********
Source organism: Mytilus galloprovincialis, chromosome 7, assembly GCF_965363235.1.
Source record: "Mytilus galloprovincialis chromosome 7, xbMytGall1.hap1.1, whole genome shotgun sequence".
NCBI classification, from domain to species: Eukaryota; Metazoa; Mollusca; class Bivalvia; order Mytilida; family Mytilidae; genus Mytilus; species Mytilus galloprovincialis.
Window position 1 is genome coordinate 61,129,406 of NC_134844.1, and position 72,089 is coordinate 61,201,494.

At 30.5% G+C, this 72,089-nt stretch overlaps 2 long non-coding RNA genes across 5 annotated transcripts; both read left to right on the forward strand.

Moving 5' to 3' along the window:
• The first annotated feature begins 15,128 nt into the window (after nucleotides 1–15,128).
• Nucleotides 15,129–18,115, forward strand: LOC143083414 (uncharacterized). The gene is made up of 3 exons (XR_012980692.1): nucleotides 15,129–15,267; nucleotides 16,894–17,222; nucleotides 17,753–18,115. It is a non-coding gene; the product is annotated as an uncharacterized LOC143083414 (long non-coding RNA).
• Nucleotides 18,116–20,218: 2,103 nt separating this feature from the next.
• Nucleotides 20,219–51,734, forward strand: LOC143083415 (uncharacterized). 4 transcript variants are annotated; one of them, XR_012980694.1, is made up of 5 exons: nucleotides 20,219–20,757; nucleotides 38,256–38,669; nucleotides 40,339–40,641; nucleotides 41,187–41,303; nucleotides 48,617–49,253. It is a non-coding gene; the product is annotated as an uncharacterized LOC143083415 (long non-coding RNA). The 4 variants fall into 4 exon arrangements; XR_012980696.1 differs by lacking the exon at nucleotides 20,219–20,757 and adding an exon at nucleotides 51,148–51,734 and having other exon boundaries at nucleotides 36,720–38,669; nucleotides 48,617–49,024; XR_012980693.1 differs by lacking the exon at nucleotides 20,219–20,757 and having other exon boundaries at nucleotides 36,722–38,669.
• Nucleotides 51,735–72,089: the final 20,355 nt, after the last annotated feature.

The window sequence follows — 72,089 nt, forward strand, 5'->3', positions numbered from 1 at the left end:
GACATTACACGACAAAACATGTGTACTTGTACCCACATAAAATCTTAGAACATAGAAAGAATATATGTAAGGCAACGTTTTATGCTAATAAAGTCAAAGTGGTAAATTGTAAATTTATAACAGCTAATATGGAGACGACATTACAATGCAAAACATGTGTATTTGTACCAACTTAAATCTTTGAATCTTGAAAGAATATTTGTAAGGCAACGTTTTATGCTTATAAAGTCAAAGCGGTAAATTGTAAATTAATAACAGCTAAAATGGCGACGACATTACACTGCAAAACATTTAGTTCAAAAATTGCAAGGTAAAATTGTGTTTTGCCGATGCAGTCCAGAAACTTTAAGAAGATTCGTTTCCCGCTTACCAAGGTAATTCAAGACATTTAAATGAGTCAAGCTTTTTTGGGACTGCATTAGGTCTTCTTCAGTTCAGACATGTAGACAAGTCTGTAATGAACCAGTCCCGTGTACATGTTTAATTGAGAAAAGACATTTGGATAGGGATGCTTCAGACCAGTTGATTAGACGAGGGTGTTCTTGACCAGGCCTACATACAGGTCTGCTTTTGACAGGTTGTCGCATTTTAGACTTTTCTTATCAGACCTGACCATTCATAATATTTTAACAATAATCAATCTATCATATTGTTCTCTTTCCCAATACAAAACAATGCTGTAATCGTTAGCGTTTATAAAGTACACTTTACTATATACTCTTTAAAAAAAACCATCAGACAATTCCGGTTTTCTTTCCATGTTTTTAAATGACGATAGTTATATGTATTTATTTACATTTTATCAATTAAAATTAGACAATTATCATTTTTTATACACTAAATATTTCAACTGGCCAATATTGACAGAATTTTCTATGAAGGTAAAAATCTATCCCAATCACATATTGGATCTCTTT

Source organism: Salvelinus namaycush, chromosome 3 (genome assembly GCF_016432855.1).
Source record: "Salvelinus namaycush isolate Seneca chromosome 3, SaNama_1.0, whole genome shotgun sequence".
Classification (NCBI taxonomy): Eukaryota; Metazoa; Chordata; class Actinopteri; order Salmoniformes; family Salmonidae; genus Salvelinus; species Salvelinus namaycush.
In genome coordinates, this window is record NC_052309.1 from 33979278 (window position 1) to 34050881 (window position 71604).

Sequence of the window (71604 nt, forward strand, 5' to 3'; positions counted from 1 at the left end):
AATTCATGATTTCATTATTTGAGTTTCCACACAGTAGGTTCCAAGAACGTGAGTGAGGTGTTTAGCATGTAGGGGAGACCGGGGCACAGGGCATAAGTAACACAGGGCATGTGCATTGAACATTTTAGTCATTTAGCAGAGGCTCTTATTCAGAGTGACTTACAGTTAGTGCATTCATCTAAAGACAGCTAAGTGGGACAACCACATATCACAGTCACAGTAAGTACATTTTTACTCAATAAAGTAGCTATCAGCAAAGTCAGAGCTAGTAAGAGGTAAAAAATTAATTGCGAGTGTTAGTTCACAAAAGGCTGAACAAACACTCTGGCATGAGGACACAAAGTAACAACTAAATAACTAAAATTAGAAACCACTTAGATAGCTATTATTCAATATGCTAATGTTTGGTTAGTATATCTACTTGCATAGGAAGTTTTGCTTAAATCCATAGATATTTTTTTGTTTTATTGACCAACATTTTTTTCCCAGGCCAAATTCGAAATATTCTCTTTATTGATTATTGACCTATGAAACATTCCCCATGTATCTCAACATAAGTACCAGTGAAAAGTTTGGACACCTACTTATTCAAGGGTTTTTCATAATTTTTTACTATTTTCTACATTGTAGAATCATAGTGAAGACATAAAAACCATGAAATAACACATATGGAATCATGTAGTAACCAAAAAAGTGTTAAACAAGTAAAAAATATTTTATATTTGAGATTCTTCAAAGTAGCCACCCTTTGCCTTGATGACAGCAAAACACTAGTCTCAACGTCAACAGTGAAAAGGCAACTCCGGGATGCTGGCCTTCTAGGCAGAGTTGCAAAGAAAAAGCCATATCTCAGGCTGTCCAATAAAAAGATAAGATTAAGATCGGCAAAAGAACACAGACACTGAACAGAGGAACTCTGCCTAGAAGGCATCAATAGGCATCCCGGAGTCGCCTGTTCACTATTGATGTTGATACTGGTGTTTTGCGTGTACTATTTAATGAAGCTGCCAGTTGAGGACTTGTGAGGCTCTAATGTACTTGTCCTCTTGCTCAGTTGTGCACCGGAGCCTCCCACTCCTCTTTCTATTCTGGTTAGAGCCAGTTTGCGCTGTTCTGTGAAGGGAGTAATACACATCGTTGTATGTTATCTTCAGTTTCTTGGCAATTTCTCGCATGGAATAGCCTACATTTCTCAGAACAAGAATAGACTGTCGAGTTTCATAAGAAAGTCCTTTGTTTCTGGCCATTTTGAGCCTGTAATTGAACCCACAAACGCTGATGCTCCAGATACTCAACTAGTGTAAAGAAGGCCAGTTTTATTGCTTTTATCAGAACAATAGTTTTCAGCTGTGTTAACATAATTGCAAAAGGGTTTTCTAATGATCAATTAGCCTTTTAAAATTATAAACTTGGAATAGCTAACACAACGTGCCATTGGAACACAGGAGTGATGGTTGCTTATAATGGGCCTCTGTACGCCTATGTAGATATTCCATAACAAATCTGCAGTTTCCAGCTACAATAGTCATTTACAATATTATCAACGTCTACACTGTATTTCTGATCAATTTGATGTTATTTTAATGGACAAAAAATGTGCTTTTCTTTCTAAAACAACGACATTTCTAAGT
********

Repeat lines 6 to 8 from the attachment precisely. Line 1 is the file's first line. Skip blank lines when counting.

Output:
Moving 5' to 3' along the window:
• The first annotated feature begins 15,128 nt into the window (after nucleotides 1–15,128).
• Nucleotides 15,129–18,115, forward strand: LOC143083414 (uncharacterized). The gene is made up of 3 exons (XR_012980692.1): nucleotides 15,129–15,267; nucleotides 16,894–17,222; nucleotides 17,753–18,115. It is a non-coding gene; the product is annotated as an uncharacterized LOC143083414 (long non-coding RNA).